·         A few great characters and a mouth-watering protagonist. Without character, there can be no novel, no matter how great the plot. The best protagonist is someone we can identify with for the duration of the meal. What makes a character interesting is not how the world impacts on them, but how they impact on the world. This is how the character develops. Only describing things that happen to your characters make them one-dimensional. Making your characters do and say things in an engaging way, giving them reasons, motivations and conflicts is what makes them three-dimensional and more believable. You want your dinner guests to talk about your characters at other dinner parties.
·         Seasonings, add at your discretion, but do add some otherwise your recipe might turn out bland and leave your guests with no taste in their mouths. Some spice is always good, a little bit of sex to get the guests’ hormones going, action to give them a bit of an adrenalin rush; it tends to make the meat tenderer and easier to chew on. Salt and pepper are always essential. Good realistic dialogue, descriptions. A dash of herbs to add some color, maybe a slightly eccentric character with strange foibles. A bit of chili which could be suspense, humor or both.
Method of preparation (Knowing the order in which you mix the ingredients)
Prepare your chipped glass mixing bowl, your work space where you’ll mix your ingredients. First come up with the problem, the dilemma. Then add in the setting. Come up with some interesting characters. Write some character sketches first, know how they will think and act in different situations. It is only when you know how your character is expected to act, that you can introduce the element of surprise which definitely adds to the flavor of this recipe. Once you have your characters, add in the sub-plots and mix. Introduce the point of view and leave your concoction to stand for a while.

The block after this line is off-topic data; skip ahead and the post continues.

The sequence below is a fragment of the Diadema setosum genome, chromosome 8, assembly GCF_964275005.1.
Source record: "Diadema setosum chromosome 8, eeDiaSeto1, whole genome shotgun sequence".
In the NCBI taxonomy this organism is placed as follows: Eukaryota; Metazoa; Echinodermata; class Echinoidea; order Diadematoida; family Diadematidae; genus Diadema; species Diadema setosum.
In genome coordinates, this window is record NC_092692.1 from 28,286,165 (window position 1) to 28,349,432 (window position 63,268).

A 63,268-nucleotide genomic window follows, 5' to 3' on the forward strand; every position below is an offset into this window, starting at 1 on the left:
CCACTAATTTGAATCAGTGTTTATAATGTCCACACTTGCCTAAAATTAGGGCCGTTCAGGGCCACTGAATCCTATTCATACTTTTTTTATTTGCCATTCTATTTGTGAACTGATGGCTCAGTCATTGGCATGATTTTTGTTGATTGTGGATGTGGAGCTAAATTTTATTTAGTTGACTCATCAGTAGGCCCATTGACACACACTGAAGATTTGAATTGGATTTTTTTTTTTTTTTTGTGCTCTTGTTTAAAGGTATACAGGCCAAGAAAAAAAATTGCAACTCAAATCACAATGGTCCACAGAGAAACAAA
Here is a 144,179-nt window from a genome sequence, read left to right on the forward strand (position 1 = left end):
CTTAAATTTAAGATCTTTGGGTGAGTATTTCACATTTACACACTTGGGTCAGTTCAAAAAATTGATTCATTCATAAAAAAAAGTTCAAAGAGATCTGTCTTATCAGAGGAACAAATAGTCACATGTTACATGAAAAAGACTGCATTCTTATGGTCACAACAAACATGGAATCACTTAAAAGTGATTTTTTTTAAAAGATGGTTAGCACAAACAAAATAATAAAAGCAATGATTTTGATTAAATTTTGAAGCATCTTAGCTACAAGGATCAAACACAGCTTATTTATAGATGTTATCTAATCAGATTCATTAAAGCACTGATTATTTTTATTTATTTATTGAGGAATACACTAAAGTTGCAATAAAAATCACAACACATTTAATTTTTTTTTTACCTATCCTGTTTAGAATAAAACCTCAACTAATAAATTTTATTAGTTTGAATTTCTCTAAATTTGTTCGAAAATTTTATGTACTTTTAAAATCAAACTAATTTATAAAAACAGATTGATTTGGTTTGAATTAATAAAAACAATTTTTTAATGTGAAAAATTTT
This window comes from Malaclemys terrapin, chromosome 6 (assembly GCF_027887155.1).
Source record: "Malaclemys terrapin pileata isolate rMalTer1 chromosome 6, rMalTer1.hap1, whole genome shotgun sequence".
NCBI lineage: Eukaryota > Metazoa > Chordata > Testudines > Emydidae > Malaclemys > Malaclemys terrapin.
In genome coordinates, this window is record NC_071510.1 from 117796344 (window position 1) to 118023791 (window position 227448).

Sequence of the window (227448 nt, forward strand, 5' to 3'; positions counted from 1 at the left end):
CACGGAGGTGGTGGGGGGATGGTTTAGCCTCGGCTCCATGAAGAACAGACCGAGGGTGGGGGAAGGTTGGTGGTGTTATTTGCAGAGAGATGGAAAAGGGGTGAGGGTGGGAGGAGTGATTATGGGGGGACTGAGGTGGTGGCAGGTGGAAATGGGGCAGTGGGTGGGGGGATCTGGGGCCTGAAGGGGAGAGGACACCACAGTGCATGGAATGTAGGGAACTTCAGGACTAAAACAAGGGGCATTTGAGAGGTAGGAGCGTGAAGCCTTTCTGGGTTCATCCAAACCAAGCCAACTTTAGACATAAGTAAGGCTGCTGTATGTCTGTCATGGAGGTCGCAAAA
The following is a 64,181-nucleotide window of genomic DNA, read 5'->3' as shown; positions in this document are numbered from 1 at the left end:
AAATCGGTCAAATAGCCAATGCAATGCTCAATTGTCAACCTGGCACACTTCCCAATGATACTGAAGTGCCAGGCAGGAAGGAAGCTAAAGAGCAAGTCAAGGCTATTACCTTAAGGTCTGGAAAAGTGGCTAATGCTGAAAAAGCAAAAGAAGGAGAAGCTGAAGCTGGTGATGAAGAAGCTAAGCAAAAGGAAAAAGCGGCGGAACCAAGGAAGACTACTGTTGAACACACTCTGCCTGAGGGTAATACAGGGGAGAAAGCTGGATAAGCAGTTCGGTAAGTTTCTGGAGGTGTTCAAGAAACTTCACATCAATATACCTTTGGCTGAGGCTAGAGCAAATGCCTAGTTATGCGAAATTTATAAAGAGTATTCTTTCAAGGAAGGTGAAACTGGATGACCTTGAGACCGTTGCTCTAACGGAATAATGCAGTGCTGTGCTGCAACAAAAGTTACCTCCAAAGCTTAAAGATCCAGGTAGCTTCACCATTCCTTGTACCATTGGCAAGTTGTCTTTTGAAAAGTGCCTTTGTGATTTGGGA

Transfer your concoction to a big black cauldron, and put it onto a slow heat. Stir carefully while cooking the ingredients, and slowly add in the seasoning, stirring after each type of seasoning is added. Stay vigilant and engaged, watching carefully that the liquid doesn’t evaporate so that your concoction is dried out and gets caught and burned out on the bottom. Do not let yourself get distracted from the novel you are cooking up.
Garnish and serve creatively on your best plates. The presentation is important, so check the spellings, punctuation, edit, revise and edit again. Your dinner guests will be back for more if you have taken care of their needs, which is flavor and presentation. You want them to leave satisfied, so that they tell other potential guests about the wonderful meal they had with you.
Cindy Vine is the author of C U @ 8, Not Telling, Defective and The Case of Billy B.  She lives at the foot of Kilimanjaro in Tanzania with her youngest daughter.

A teacher, writer, mother - Cindy Vine was born in Cape Town, South Africa and has lived and worked in many different countries around the world. She currently resides in Tanzania at the foot of Mount Kilimanjaro. Cindy has three children, two of whom have already left home. Writing and reading has been a passion of hers since she was a young girl.


Chapter 10

Fun-loving, creative free-spirited young woman looking for a life partner.  Travel, art and adventure are my middle names.  Conservative is out and not in my repertoire.  Control freak does not feature in my life dictionary.  Cheap and miserly are not welcome in my universe.  If you are intelligent with a sense of humour, a stable job and a six pack, then please contact me so I can get to know you.’